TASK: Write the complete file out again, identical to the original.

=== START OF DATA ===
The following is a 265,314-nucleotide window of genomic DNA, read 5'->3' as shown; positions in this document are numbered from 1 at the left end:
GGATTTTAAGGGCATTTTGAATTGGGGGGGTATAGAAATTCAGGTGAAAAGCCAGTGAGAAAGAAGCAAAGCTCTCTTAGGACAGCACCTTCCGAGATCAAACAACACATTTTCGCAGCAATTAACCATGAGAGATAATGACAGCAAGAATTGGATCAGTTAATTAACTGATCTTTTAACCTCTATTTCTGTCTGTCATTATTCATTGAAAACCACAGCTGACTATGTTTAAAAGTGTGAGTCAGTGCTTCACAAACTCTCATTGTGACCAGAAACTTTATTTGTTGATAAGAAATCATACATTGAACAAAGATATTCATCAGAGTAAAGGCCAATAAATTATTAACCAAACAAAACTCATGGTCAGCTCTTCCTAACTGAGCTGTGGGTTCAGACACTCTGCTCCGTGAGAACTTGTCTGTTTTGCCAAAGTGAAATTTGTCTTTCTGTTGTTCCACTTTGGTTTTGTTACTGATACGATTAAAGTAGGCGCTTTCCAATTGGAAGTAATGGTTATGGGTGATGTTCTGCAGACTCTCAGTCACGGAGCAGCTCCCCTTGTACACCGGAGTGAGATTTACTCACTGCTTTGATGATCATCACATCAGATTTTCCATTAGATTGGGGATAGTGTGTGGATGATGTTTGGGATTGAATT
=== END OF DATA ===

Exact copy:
The following is a 265,314-nucleotide window of genomic DNA, read 5'->3' as shown; positions in this document are numbered from 1 at the left end:
GGATTTTAAGGGCATTTTGAATTGGGGGGGTATAGAAATTCAGGTGAAAAGCCAGTGAGAAAGAAGCAAAGCTCTCTTAGGACAGCACCTTCCGAGATCAAACAACACATTTTCGCAGCAATTAACCATGAGAGATAATGACAGCAAGAATTGGATCAGTTAATTAACTGATCTTTTAACCTCTATTTCTGTCTGTCATTATTCATTGAAAACCACAGCTGACTATGTTTAAAAGTGTGAGTCAGTGCTTCACAAACTCTCATTGTGACCAGAAACTTTATTTGTTGATAAGAAATCATACATTGAACAAAGATATTCATCAGAGTAAAGGCCAATAAATTATTAACCAAACAAAACTCATGGTCAGCTCTTCCTAACTGAGCTGTGGGTTCAGACACTCTGCTCCGTGAGAACTTGTCTGTTTTGCCAAAGTGAAATTTGTCTTTCTGTTGTTCCACTTTGGTTTTGTTACTGATACGATTAAAGTAGGCGCTTTCCAATTGGAAGTAATGGTTATGGGTGATGTTCTGCAGACTCTCAGTCACGGAGCAGCTCCCCTTGTACACCGGAGTGAGATTTACTCACTGCTTTGATGATCATCACATCAGATTTTCCATTAGATTGGGGATAGTGTGTGGATGATGTTTGGGATTGAATT